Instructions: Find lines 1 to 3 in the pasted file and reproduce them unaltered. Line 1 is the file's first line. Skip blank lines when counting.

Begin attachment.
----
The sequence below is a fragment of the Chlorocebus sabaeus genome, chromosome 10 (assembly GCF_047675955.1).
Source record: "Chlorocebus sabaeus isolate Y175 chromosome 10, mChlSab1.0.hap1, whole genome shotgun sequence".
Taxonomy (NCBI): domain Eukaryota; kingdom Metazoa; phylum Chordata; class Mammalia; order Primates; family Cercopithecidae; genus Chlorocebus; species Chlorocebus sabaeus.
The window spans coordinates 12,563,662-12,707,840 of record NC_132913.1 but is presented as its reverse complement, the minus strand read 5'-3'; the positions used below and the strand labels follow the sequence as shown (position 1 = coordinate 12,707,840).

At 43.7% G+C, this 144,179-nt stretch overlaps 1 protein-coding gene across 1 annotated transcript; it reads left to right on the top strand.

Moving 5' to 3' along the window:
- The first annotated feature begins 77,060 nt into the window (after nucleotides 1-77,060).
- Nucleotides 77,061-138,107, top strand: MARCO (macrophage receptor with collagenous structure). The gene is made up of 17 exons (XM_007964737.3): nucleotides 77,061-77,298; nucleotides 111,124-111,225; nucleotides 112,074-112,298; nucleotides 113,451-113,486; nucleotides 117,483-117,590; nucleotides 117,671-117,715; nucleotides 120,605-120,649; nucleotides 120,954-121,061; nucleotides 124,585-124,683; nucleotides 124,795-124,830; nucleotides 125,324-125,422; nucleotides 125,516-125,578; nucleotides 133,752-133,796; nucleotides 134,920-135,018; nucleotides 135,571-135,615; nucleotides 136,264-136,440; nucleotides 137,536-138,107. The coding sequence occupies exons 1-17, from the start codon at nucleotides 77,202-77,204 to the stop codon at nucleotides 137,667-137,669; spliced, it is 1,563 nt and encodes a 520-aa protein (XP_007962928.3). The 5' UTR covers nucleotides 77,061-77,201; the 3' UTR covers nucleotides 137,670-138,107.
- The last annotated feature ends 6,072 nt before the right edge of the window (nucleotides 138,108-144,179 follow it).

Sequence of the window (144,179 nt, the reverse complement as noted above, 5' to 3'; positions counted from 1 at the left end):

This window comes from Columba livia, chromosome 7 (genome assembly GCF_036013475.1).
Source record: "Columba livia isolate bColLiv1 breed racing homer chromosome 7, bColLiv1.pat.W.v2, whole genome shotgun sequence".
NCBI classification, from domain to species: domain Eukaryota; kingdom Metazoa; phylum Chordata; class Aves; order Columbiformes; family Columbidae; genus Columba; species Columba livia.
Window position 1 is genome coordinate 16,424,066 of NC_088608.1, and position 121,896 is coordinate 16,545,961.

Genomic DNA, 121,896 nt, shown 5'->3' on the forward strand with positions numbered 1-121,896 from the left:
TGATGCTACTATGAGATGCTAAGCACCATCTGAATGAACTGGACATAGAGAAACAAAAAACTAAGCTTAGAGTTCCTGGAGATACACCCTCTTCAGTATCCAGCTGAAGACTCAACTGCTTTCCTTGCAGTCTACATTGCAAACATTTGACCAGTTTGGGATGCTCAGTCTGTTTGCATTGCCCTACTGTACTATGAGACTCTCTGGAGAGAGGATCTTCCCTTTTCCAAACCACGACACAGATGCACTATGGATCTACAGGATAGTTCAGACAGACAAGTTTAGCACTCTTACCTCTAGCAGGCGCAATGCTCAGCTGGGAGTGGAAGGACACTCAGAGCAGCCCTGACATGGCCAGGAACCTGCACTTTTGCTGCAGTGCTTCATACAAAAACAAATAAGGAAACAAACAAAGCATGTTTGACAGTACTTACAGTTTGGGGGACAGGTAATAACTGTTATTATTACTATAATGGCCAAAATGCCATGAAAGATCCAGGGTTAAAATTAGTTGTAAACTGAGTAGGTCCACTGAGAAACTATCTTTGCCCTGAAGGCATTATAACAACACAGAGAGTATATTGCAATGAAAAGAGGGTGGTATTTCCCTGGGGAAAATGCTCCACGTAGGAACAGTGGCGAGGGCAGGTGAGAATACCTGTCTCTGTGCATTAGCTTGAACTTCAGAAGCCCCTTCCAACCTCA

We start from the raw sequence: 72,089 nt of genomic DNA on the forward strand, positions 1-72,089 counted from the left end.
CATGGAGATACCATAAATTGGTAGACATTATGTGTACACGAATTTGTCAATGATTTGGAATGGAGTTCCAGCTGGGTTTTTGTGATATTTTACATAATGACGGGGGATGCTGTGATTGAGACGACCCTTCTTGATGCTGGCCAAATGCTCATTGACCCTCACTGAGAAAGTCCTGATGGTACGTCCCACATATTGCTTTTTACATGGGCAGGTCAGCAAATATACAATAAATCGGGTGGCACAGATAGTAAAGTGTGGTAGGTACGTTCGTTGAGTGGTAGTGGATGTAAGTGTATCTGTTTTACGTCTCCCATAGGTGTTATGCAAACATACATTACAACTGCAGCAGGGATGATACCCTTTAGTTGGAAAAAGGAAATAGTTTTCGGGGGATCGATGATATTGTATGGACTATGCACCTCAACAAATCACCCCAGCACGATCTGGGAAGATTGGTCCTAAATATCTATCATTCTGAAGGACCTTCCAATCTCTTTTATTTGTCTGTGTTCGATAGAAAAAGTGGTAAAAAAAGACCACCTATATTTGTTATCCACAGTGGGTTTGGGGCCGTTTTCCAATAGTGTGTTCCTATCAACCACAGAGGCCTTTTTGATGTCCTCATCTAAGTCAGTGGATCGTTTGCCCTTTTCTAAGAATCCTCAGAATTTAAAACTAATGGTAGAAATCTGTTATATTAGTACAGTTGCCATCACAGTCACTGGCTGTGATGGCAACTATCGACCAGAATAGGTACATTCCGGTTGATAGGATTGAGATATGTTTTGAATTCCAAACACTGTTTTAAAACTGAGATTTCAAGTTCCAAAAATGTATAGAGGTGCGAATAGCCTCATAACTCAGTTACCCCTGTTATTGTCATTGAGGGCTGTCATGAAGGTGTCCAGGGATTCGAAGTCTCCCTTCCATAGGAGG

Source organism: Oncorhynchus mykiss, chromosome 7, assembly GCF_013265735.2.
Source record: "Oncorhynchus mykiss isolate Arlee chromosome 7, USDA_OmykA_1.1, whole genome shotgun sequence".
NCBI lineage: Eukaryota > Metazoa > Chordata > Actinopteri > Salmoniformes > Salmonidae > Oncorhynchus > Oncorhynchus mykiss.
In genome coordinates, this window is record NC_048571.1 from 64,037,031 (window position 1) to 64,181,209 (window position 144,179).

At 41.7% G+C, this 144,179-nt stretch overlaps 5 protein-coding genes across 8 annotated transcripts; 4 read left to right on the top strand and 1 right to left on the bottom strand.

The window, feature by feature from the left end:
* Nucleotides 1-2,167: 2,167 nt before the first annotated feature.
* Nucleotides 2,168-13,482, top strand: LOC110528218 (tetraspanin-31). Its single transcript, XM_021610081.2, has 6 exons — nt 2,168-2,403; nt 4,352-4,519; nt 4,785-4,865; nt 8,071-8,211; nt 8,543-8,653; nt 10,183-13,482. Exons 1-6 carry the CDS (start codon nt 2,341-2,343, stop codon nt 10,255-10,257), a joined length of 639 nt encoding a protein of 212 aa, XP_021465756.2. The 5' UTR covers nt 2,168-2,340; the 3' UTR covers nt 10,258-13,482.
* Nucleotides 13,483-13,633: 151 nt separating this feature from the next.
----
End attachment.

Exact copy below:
The sequence below is a fragment of the Chlorocebus sabaeus genome, chromosome 10 (assembly GCF_047675955.1).
Source record: "Chlorocebus sabaeus isolate Y175 chromosome 10, mChlSab1.0.hap1, whole genome shotgun sequence".
Taxonomy (NCBI): domain Eukaryota; kingdom Metazoa; phylum Chordata; class Mammalia; order Primates; family Cercopithecidae; genus Chlorocebus; species Chlorocebus sabaeus.